The “F” Word
So what does feminism have to do with issues of body image and eating disorders anyway? Try everything.
The following dialogue from the movie “Little Miss Sunshine”, in which Olive, a seven-year old aspiring beauty queen asks her grandpa a question, illustrates part of the problem:
“Grandpa, am I pretty?”
“You are the most beautiful girl in the world.”
“You’re just saying that.”
“No! I’m madly in love with you, and it’s not because of your brains or your personality.”
Too often girls and women in particular are still given the message that the most valuable parts of them are on the outside and that their worth is somehow quantifiable and inversely proportional to their body size. Brains and personality are left out of the equation. It’s not hard to see why when things go wrong, so many of us turn to our bodies and to body projects as a way of coping – in hopes of somehow finding a solution. This always fails though since the solution to our problems isn’t found by turning inward in this way and taking up less space – ironically, the hope for a solution is more easily realized when we are able to look outside, and take up more space; when we stop, as Brene Brown says in her TED Talk on shame, “working very hard to engineer staying small”.
Years ago, I was working in a kindergarten class when one girl came up to me at snack time and said “I’m so lucky because I get to sit beside Kara today” – apparently Kara was the popular girl, and so sitting beside her was a big deal. My response to her: “Well, Kara’s so lucky because she gets to sit beside you.” I remember this moment because it gave me an opportunity to interrupt this girl’s idea that she was the only one benefitting from her interaction with this other student – that perhaps she had as much value as the girl whom she was so excited to sit next to.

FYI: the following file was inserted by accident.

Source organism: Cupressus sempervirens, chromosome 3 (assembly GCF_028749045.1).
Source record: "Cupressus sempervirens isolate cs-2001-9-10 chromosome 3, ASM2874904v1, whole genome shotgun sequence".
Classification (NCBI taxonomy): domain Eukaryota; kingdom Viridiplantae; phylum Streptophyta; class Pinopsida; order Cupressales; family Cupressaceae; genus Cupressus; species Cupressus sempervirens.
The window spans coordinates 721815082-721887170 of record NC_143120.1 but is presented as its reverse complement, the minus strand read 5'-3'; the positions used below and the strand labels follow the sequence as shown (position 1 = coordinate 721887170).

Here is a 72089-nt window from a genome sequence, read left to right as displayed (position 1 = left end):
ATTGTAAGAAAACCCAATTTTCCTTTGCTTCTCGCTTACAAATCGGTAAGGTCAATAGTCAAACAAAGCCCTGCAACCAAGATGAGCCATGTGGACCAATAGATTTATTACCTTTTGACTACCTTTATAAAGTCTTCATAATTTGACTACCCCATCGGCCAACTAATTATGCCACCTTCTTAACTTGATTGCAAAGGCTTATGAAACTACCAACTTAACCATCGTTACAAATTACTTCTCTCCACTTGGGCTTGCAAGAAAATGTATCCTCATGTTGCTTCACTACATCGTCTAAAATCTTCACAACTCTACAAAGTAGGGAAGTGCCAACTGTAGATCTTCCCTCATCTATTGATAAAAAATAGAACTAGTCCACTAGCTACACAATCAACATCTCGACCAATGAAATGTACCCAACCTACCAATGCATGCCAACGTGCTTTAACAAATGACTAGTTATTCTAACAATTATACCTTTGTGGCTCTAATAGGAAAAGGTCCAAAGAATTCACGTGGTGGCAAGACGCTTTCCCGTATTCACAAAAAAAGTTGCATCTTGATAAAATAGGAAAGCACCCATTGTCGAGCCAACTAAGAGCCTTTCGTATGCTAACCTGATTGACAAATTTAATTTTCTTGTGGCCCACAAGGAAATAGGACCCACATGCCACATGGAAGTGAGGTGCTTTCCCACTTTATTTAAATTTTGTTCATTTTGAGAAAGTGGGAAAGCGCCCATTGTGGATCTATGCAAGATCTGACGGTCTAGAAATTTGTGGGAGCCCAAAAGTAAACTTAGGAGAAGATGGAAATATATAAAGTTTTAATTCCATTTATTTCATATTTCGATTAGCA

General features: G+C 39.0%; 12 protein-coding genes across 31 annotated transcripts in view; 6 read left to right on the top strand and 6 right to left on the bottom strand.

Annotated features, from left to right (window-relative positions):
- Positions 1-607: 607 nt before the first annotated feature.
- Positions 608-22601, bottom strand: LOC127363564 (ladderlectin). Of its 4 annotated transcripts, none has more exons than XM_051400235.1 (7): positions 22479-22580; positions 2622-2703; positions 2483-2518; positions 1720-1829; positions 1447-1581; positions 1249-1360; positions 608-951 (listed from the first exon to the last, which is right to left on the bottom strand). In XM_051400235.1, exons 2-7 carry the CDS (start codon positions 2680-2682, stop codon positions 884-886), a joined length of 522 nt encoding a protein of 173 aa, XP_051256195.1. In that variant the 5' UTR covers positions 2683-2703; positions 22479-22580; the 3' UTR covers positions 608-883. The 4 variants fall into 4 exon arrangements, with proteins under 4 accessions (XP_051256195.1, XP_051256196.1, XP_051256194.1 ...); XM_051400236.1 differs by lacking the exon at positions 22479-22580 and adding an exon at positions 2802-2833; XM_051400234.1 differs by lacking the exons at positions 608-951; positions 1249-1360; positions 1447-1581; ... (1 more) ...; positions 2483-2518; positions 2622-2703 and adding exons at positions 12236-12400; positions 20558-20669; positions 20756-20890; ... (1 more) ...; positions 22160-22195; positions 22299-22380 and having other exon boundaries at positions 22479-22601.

Part of feminism for me is about flipping the script so that young girls can see their own value, and understand that this value doesn’t hinge on anything outside of themselves. But it’s also about working to create a world where this is actually true – where girls will have access to equal opportunities, so that they will be just as likely as boys to aim for President or CEO, or to raise their hand and speak in class. Or to engage in the radical action of eating until they’re full, or to feel safe walking down the street at night and also safe and comfortable in their own skin.
And just a note that this feminism is not only about women, because as Margaret Mead said, “Every time we liberate a woman, we liberate a man.” Not only because boys and men have eating disorders too (although the majority of people with eating disorders are still female), but because at the end of the day, freeing girls to be themselves instead of some walking stereotype also frees boys to do the same.
So, to finish, let’s bring brains and personality back into the equation – let’s show Olive and girls like her that it’s okay to be themselves, whoever that may be. Let’s teach them to trust their own power and not to apologize for their strengths. If we’re going to get there and to create a world where everyone is free to be themselves and to take up space in their own unique ways, then I think we need feminism as a vehicle along the way.Janice Kelly is a research writer at Kids Help Phone. She also has an MA in women's studies from York University.